Food Service & Agriculture, Retail, and Small Business & Startups

Amazon features GR native’s philanthropic business

This Bar Saves Lives donates a packet of food aid to a malnourished child for every snack bar sold.

October 13, 2017
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This Bar
Ryan Devlin’s interest in malnourishment in Third World countries started with a service trip to Liberia in 2009. Courtesy This Bar Saves Lives

Ryan Devlin was on a service trip in Liberia when he saw something that changed his life.

He and his friend, Todd Grinnell, were helping to oversee the rebuild of a small town’s vital bridge. They took a tour through a clinic that treated severely malnourished children, and they were “hit right in the heart.”

“It was one of those moments in life where we didn’t plan to be there, but we were,” Devlin said.

That was in 2009. Eight years later, the actor and Grand Rapids native owns a business that has donated more than 3.3 million packets of food aid to malnourished children across the world, enough to save more than 20,000 lives.

This Bar Saves Lives makes non-GMO, gluten-free, fair-trade, bee-friendly snack bars, and every bar sold equals a packet of food aid for a child.

“The beauty of our model is that we’re able to see the results of our hard work right on the faces of kids around the world,” Devlin said.

One of those kids — Kendy — is a Haitian boy who did not receive adequate nutrition after his mother died. At 9 months old, he weighed 11 pounds. He was given food aid donated by This Bar Saves Lives, and he gained 50 percent of his weight in less than three months. His story was recently highlighted on the company’s website in a video narrated by actress Kristen Bell.

Devlin co-founded This Bar Saves Lives in 2013 with friends and fellow actors Grinnell, Bell and Ravi Patel. The bars are sold at Starbucks, Whole Foods and Target stores, though Devlin said the easiest place to find them is on Amazon.

This Bar Saves Lives was recently handpicked as one of seven U.S. businesses to take part in Amazon’s first Small Business Spotlight.

The Small Business Spotlight is meant to accelerate the business’ growth and help it earn $1 million in sales in six months, between Sept. 1, 2017, and Feb. 28, 2018. The program’s goal is to show small businesses no matter where they are, they can succeed on Amazon, said Erik Fairleigh, creator of the Small Business Spotlight.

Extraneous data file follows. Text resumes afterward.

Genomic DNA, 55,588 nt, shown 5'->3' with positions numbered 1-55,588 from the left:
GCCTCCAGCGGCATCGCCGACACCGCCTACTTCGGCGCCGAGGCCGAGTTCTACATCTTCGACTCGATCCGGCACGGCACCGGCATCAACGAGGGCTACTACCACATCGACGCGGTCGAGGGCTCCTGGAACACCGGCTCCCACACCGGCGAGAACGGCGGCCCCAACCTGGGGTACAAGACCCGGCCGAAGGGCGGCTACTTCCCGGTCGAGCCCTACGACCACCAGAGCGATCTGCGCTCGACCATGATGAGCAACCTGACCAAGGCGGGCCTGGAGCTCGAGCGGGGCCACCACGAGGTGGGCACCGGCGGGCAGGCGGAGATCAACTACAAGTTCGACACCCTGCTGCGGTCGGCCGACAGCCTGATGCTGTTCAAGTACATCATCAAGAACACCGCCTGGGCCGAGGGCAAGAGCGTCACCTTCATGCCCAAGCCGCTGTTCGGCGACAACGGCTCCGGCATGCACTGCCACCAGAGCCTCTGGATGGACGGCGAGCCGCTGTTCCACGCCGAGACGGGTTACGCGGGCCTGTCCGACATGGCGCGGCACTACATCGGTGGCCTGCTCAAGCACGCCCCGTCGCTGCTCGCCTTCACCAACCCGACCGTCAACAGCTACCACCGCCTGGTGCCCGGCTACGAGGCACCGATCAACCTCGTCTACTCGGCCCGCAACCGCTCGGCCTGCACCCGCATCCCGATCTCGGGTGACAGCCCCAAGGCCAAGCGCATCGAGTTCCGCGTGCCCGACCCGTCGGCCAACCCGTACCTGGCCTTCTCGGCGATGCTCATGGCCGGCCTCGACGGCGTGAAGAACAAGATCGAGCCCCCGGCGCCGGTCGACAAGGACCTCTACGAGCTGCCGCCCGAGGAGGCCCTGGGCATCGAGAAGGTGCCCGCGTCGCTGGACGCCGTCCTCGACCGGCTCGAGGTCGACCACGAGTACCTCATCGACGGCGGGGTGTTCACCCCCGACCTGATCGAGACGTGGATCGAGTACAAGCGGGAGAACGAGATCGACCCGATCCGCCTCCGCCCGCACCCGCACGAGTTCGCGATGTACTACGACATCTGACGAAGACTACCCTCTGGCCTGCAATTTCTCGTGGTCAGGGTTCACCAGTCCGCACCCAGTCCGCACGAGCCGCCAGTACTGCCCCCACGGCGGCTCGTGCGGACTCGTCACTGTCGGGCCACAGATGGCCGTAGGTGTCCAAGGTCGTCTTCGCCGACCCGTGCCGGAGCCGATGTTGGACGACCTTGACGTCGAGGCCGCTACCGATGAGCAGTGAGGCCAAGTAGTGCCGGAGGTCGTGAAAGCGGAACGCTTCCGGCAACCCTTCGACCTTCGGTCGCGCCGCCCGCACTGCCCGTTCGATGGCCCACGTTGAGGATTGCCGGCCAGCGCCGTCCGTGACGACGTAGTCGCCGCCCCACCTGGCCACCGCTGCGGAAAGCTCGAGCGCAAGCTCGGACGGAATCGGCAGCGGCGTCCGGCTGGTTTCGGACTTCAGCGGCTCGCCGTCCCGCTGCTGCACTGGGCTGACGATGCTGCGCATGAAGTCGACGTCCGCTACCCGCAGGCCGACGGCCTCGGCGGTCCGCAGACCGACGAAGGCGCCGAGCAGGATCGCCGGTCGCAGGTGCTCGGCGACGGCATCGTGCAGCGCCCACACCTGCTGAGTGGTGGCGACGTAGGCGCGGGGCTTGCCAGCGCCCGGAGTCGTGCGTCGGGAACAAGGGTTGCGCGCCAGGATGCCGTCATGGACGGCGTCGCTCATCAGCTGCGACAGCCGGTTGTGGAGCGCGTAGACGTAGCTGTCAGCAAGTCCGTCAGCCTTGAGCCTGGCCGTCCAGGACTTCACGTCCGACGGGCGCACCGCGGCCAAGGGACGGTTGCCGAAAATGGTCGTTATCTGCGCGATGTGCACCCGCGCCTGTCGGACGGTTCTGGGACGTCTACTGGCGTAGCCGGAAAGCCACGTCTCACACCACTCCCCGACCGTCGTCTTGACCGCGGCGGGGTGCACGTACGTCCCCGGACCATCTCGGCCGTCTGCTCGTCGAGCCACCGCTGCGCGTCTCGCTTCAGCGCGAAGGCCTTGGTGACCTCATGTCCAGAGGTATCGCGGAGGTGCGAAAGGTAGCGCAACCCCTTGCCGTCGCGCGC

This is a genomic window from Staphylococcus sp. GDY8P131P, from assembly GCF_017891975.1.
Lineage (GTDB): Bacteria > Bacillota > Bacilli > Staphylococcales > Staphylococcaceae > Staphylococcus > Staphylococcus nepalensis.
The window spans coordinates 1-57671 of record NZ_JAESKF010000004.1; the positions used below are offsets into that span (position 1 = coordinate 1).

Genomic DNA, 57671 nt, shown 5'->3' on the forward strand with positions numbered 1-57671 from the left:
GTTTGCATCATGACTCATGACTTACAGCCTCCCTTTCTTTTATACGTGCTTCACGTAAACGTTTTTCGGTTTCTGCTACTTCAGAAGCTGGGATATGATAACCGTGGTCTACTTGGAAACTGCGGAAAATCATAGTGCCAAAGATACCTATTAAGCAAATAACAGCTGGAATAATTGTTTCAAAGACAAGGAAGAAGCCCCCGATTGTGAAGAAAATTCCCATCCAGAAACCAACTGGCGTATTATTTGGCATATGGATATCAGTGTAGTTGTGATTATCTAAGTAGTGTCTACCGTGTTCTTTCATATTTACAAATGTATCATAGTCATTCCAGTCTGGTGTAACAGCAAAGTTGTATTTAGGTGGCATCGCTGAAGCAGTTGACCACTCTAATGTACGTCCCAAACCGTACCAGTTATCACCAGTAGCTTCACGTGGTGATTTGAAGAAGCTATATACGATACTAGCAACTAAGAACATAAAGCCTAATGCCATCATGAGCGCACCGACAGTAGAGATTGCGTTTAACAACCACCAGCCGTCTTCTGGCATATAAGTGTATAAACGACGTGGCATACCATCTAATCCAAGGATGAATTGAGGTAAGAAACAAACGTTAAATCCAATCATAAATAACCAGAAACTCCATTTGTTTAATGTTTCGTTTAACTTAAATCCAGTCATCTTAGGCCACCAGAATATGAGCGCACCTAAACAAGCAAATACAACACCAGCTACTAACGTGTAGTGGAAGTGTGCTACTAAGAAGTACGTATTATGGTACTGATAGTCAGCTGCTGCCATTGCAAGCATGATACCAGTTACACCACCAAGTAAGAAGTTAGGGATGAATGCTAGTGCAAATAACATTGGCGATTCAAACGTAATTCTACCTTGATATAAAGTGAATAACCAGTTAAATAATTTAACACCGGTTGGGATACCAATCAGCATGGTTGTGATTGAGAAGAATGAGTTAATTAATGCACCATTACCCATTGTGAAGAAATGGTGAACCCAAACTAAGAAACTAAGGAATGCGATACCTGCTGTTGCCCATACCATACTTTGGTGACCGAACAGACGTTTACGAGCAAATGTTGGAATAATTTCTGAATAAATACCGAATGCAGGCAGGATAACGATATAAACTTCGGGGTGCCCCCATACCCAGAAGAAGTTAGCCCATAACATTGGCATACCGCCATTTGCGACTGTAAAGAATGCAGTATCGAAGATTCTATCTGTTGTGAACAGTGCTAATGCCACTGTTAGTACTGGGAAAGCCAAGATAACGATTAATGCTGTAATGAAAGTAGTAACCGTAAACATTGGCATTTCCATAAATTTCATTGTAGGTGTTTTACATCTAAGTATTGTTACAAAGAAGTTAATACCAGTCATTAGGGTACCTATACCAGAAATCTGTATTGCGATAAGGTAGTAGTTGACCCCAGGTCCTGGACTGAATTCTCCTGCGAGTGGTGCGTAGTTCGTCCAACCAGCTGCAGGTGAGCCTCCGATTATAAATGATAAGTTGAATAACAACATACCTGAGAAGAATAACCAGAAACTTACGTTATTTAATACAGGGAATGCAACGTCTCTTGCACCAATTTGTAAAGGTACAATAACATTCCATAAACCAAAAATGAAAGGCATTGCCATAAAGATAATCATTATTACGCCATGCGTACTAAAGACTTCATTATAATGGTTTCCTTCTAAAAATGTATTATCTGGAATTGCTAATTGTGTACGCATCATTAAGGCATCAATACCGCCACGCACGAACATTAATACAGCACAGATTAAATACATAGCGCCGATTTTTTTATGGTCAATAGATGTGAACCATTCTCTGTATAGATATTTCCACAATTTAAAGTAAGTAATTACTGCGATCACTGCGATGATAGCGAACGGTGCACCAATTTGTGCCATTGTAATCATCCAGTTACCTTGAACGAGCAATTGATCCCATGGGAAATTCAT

“I thought This Bar Saves Lives is a tremendous representation of the millions of small businesses that are on Amazon,” Fairleigh said, noting customers love supporting small businesses with a cause. Fairleigh was familiar with the company because it already was involved with a service called Amazon Exclusives.

Small Business Spotlight services include access to Amazon’s shipping and customer service platform, Fulfillment by Amazon; the opportunity for a loan to help expand their inventory; credits to list their products as sponsored on the first page of search results or product detail pages; and placement on Amazon’s deal pages that draw millions of customer visits daily.

The seven businesses taking part in the Small Business Spotlight are:

•                This Bar Saves Lives (snack bars), Los Angeles

•                Thrive Natural Care (shave and skincare products), San Francisco

•                WODFitters (fitness gear and accessories), Lorton, Virginia

•                Steel Shad (fishing lures), East Dorset, Vermont

•                Force of Nature (nontoxic cleaner), Burlington, Massachusetts

•                Hepp’s Salt Co. (sea salts, sugars and rubs), Minneapolis

•                Zipbuds (earbuds), Charlotte, North Carolina

Devlin and his co-founders started by selling their bars in farmers markets in 2013. There’s been a lot of growth over the past couple years, and he expects that trend to continue. He said it took a while to get there, and he’s happy it did, adding it was beneficial to have those “growing pains” occur while the company still was small.

“We grew slowly and very deliberately,” he said. “We made a lot of mistakes and learned from them.”

This Bar Saves Lives has a policy against disclosing revenue numbers, but Devlin said sales have increased by about 500 percent in the past couple months.

However, he said his team measures their success another way.

“We always measure our success and our progress based on how many lives we’re able to impact around the world with our corresponding donations,” Devlin said. “And so that revenue represents a huge amount of life-saving food aid we’re able to share.”

He predicts This Bar will donate 5 million packets of food aid by the end of 2017, and that number may double in 2018.

Two types of food aid are administered, one for treatment of malnutrition, and one for prevention. The treatment, Plumpy’Nut, is a paste made from peanuts, milk powder, sugar, vegetable oils, and vitamins and minerals. The product doesn’t need to be refrigerated, mixed with water or cooked. The product Nutributter is designed to prevent stunted growth caused by undernutrition.

Devlin grew up in Grand Rapids and attended Forest Hills Central High School. He studied business at Michigan State University, where he spent a lot of time volunteering. He moved to Los Angeles shortly after school and pursued film acting for projects including the ABC program “Brothers & Sisters.”

He stopped acting for more than a year to become This Bar’s CEO until it hired someone else to fill the role earlier this year. He has started acting again but maintains a significant role in the company he founded.

The bars cost $16.99 on Amazon for a box of eight bars, though several quantities are available. All the products are Amazon Prime eligible.

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